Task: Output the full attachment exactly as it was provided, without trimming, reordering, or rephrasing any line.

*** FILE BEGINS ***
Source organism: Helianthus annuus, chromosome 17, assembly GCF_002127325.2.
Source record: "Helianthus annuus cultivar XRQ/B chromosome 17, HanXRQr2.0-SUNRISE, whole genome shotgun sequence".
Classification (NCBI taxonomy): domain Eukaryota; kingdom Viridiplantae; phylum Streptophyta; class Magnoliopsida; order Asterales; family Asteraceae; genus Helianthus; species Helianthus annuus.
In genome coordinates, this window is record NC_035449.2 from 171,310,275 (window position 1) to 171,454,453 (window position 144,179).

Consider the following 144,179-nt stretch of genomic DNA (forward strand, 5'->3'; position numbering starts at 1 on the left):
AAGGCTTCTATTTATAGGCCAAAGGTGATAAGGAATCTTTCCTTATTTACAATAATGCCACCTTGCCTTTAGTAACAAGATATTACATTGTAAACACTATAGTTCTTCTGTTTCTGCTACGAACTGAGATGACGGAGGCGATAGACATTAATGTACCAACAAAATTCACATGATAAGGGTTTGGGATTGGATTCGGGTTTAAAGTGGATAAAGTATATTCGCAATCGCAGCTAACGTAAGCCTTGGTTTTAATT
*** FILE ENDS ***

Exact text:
Source organism: Helianthus annuus, chromosome 17, assembly GCF_002127325.2.
Source record: "Helianthus annuus cultivar XRQ/B chromosome 17, HanXRQr2.0-SUNRISE, whole genome shotgun sequence".
Classification (NCBI taxonomy): domain Eukaryota; kingdom Viridiplantae; phylum Streptophyta; class Magnoliopsida; order Asterales; family Asteraceae; genus Helianthus; species Helianthus annuus.
In genome coordinates, this window is record NC_035449.2 from 171,310,275 (window position 1) to 171,454,453 (window position 144,179).

Consider the following 144,179-nt stretch of genomic DNA (forward strand, 5'->3'; position numbering starts at 1 on the left):
AAGGCTTCTATTTATAGGCCAAAGGTGATAAGGAATCTTTCCTTATTTACAATAATGCCACCTTGCCTTTAGTAACAAGATATTACATTGTAAACACTATAGTTCTTCTGTTTCTGCTACGAACTGAGATGACGGAGGCGATAGACATTAATGTACCAACAAAATTCACATGATAAGGGTTTGGGATTGGATTCGGGTTTAAAGTGGATAAAGTATATTCGCAATCGCAGCTAACGTAAGCCTTGGTTTTAATT